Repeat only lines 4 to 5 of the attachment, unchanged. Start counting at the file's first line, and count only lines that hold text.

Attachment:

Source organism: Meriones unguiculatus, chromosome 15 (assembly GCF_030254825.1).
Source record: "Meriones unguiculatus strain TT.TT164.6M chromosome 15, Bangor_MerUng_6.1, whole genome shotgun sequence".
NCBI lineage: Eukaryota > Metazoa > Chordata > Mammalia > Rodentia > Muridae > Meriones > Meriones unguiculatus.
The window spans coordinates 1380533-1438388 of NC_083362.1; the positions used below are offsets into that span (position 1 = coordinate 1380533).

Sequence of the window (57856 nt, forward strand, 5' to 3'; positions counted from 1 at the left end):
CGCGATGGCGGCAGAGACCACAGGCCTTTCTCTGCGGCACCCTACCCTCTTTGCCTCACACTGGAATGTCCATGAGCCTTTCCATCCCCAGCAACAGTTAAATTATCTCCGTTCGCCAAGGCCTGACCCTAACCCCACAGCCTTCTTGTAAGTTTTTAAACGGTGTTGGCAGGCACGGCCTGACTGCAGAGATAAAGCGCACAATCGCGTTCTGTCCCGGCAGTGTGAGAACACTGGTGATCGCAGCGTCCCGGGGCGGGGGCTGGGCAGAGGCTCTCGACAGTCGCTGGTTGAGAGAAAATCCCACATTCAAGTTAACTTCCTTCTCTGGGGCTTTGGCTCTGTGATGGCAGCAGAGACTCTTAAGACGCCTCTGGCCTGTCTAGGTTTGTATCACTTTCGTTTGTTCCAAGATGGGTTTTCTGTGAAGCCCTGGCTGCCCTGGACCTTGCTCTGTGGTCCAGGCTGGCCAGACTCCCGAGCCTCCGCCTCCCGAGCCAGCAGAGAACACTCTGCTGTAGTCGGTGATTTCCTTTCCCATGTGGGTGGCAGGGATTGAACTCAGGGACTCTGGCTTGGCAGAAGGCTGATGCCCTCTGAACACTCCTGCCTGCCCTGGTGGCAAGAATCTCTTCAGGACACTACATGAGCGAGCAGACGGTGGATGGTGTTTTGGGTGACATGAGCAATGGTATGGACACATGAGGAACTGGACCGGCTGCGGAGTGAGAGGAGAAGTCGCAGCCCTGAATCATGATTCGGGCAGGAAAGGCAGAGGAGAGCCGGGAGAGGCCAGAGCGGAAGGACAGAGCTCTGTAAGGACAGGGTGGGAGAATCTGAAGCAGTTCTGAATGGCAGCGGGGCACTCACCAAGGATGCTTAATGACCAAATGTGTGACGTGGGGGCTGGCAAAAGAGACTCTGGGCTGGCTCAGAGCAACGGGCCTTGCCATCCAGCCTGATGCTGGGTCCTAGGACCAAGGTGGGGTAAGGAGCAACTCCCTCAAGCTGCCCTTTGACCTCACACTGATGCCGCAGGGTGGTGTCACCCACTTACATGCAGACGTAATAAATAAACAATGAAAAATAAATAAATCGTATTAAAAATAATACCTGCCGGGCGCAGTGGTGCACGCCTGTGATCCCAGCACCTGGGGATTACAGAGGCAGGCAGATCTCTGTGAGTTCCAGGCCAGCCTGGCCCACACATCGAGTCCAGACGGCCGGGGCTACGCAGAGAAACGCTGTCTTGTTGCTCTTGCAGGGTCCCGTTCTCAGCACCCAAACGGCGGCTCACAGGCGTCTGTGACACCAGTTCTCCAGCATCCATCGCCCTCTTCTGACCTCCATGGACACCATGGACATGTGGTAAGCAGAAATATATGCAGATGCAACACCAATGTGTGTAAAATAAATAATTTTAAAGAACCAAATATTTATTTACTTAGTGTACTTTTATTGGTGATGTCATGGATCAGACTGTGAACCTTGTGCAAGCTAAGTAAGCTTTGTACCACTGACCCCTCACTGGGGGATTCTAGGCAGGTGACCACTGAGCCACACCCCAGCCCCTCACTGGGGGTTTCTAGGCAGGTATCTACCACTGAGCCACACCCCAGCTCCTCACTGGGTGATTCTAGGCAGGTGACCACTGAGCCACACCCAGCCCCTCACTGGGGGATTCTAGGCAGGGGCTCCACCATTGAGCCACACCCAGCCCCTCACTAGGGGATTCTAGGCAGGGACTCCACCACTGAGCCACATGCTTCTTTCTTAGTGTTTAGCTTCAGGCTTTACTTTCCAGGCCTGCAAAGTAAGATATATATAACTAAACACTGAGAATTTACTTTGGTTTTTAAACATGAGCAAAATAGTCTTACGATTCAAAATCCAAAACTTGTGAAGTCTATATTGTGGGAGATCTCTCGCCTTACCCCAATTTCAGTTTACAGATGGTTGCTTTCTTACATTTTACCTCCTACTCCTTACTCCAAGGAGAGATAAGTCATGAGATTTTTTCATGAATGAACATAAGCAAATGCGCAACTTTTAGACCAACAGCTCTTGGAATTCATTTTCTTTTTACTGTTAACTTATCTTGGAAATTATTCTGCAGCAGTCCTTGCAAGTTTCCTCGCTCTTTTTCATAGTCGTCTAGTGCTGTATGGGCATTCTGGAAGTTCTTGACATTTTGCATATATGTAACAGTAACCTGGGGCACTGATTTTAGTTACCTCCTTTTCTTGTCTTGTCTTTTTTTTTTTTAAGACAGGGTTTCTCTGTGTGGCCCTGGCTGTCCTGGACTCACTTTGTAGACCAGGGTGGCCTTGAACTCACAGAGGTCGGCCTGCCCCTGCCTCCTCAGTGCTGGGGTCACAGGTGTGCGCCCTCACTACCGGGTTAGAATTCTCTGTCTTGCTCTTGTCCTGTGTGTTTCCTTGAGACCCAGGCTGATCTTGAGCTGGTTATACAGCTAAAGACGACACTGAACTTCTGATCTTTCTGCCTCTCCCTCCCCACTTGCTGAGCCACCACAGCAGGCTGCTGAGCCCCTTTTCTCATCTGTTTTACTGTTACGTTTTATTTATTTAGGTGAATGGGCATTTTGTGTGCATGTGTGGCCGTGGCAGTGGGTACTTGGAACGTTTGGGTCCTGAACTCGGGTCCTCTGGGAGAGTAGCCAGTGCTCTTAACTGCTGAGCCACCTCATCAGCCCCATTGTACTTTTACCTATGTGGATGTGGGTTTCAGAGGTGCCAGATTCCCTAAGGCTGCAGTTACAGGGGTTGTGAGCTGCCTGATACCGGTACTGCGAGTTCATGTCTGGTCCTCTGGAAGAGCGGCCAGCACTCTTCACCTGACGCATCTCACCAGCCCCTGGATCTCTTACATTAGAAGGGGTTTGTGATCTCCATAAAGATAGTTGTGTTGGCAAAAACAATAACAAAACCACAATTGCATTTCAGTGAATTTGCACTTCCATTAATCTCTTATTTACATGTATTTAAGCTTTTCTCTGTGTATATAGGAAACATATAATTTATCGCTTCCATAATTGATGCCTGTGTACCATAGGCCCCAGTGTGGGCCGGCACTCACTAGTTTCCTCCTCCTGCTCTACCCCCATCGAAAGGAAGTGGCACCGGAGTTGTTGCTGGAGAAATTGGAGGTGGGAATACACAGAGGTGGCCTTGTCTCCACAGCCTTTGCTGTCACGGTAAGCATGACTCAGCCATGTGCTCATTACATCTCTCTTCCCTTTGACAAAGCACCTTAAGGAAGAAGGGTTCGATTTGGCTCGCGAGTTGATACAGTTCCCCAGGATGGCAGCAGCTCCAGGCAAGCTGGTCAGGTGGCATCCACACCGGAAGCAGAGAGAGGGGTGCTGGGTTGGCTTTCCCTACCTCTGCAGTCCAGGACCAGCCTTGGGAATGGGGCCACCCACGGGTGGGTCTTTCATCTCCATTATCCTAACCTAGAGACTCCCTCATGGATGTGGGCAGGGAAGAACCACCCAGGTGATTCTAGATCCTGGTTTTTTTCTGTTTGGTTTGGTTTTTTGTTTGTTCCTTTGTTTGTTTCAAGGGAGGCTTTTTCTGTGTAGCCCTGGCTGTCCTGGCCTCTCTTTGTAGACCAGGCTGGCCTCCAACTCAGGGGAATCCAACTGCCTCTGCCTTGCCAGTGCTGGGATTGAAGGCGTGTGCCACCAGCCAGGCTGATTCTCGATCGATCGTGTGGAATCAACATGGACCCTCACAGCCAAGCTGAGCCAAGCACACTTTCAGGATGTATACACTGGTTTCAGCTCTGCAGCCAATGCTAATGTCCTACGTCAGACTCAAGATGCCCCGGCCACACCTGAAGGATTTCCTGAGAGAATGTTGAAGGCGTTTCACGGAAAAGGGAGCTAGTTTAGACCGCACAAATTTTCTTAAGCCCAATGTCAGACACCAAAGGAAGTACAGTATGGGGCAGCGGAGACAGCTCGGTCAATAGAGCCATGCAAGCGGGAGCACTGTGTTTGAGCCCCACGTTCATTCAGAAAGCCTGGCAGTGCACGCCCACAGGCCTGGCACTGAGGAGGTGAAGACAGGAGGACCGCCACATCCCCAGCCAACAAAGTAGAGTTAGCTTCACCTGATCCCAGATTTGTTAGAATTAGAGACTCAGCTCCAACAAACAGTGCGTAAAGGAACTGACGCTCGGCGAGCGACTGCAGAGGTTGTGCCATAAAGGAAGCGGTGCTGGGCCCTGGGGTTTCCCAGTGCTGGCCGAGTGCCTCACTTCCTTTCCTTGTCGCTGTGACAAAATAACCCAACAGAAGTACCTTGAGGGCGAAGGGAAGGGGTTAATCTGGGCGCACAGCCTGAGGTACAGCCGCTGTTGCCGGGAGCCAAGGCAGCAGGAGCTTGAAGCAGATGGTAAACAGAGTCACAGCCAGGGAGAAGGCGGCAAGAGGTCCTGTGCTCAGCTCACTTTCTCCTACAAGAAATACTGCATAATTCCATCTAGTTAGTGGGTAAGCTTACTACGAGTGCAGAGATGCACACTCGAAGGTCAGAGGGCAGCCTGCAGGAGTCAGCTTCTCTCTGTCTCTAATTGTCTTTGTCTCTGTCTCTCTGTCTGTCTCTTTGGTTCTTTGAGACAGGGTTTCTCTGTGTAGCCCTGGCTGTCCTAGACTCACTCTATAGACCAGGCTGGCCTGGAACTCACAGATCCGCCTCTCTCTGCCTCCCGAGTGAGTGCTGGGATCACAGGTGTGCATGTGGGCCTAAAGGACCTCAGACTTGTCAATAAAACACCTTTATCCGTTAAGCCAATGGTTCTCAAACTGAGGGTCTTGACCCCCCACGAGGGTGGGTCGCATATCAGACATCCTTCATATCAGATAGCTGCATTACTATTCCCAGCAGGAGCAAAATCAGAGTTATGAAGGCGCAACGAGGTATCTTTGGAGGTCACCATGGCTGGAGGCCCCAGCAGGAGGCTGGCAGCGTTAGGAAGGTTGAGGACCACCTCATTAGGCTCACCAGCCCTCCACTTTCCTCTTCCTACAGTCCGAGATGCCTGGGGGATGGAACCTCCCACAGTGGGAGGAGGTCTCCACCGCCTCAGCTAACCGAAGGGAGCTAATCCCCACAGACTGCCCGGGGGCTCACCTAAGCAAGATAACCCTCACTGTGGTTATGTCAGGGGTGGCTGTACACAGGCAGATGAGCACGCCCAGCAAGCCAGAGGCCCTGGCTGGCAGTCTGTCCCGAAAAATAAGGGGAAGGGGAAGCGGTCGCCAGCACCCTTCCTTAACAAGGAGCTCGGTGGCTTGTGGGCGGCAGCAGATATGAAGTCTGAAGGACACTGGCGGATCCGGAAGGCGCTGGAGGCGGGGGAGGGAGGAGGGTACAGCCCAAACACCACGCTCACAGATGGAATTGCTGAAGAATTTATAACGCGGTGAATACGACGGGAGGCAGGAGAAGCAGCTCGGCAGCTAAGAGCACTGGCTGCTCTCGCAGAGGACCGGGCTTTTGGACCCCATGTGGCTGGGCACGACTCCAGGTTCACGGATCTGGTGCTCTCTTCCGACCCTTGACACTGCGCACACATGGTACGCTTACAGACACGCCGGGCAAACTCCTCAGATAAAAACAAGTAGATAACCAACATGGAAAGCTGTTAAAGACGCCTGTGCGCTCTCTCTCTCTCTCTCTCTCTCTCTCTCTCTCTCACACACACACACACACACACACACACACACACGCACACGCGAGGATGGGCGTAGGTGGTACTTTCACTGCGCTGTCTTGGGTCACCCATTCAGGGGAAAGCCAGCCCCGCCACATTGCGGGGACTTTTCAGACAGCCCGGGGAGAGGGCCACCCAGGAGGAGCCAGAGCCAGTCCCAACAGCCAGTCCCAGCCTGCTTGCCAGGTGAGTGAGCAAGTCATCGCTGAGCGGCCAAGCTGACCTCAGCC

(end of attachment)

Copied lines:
The window spans coordinates 1380533-1438388 of NC_083362.1; the positions used below are offsets into that span (position 1 = coordinate 1380533).

Sequence of the window (57856 nt, forward strand, 5' to 3'; positions counted from 1 at the left end):